Wolden, Suzanne L., Chen, William C., Pfister, David G., Kraus, Dennis H., Berry, Sean L., and Zelefsky, Michael J.. Intensity-modulated radiation therapy (IMRT) for nasopharynx cancer: Update of the Memorial Sloan-Kettering experience. United States: N. p., 2006. Web. doi:10.1016/J.IJROBP.2005.0.
Wolden, Suzanne L., Chen, William C., Pfister, David G., Kraus, Dennis H., Berry, Sean L., & Zelefsky, Michael J.. Intensity-modulated radiation therapy (IMRT) for nasopharynx cancer: Update of the Memorial Sloan-Kettering experience. United States. doi:10.1016/J.IJROBP.2005.0.
Wolden, Suzanne L., Chen, William C., Pfister, David G., Kraus, Dennis H., Berry, Sean L., and Zelefsky, Michael J.. Sun . "Intensity-modulated radiation therapy (IMRT) for nasopharynx cancer: Update of the Memorial Sloan-Kettering experience". United States. doi:10.1016/J.IJROBP.2005.0.
@article{osti_20788266,
title = {Intensity-modulated radiation therapy (IMRT) for nasopharynx cancer: Update of the Memorial Sloan-Kettering experience},
author = {Wolden, Suzanne L. and Chen, William C. and Pfister, David G. and Kraus, Dennis H. and Berry, Sean L. and Zelefsky, Michael J.},
abstractNote = {Purpose: We previously demonstrated that intensity-modulated radiation therapy (IMRT) significantly improves radiation dose distribution over three-dimensional planning for nasopharynx cancer and reported positive early clinical results. We now evaluate whether IMRT has resulted in improved outcomes for a larger cohort of patients with longer follow-up. Methods and Materials: Since 1998, all 74 patients with newly diagnosed, nonmetastatic nasopharynx cancer were treated with IMRT using accelerated fractionation to 70 Gy; 59 received a hyperfractionated concomitant boost, and more recently 15 received once-daily treatment with dose painting. With the exception of Stage I disease (n = 5) and patient preference (n = 1), 69 patients received concurrent and adjuvant platinum-based chemotherapy similar to that in the Intergroup 0099 trial. Results: Patient characteristics: median age 45; 32% Asian; 72% male; 65% World Health Organization III; 6% Stage I, 16% Stage II, 30% Stage III, 47% Stage IV. Median follow-up is 35 months. The 3-year actuarial rate of local control is 91%, and regional control is 93%; freedom from distant metastases, progression-free survival, and overall survival at 3 years are 78%, 67%, and 83%, respectively. There was 100% local control for Stage T1/T2 disease, compared to 83% for T3/T4 disease (p = 0.01). Six patients failed at the primary site, with median time to local tumor progression 16 months; 5 were exclusively within the 70 Gy volume, and 1 was both within and outside the target volume. There is a trend for improved local control with IMRT when compared to local control of 79% for 35 patients treated before 1998 with three-dimensional planning and chemotherapy (p 0.11). Six months posttherapy, 21%, 13%, 15%, and 0% of patients with follow-up audiograms (n = 24 patients) had Grade 1, 2, 3, and 4 sensorineural hearing loss, respectively. For patients with >1 year follow-up (n = 59), rates of long-term xerostomia were as follows: 26% none, 42% Grade 1, 32% Grade 2, and zero Grade 3. Conclusions: The pattern of primary site failure within the target volume suggests locally advanced T stage disease may require a higher biologic dose to gross tumor. Rates of severe (Grade 3-4) ototoxicity and xerostomia are low with IMRT as a result of normal-tissue protection. Distant metastases are now the dominant form of failure, emphasizing the need for improved systemic therapy.},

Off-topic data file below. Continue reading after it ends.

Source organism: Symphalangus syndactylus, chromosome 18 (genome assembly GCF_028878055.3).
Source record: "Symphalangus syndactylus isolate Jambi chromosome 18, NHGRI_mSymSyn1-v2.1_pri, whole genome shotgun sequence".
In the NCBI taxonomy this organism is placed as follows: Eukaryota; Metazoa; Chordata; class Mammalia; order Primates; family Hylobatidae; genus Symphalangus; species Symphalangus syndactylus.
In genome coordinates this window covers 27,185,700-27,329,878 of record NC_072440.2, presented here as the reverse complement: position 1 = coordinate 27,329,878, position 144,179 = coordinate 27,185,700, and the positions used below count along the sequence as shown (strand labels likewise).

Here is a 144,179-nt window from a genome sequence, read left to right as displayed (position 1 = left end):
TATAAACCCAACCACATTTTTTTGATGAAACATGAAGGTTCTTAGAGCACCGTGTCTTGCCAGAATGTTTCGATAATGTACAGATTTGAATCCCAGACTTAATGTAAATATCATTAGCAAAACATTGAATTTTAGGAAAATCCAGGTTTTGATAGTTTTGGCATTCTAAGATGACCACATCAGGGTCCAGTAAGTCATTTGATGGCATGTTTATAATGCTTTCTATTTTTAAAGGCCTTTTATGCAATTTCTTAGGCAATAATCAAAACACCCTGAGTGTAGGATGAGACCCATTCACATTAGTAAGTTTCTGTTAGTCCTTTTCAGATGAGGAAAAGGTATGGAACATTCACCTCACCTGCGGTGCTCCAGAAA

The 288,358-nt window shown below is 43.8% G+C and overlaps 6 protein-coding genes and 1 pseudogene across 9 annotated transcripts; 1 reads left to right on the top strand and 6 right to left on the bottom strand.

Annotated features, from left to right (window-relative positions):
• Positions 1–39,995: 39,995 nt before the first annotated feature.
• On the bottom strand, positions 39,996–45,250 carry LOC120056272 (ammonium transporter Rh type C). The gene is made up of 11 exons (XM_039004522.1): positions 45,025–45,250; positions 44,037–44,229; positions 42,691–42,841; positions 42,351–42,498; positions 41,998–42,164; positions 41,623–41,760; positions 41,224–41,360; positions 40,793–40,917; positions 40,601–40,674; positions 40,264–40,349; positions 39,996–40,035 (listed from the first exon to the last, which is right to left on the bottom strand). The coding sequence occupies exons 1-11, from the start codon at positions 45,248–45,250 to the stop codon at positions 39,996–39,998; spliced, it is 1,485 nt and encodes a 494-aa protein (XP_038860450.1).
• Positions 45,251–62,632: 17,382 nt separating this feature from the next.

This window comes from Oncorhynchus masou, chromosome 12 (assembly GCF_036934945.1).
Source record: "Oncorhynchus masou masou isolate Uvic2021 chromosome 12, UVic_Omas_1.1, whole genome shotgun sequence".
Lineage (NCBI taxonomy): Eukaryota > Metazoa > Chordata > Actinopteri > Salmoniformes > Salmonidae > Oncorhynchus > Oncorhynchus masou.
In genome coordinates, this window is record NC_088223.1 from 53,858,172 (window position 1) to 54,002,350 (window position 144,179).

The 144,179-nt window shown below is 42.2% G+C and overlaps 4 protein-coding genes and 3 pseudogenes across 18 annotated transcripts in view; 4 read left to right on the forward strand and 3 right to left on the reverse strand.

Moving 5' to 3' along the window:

doi = {10.1016/J.IJROBP.2005.0},
journal = {International Journal of Radiation Oncology, Biology and Physics},
number = 1,
volume = 64,
place = {United States},
year = {Sun Jan 01 00:00:00 EST 2006},
month = {Sun Jan 01 00:00:00 EST 2006}
}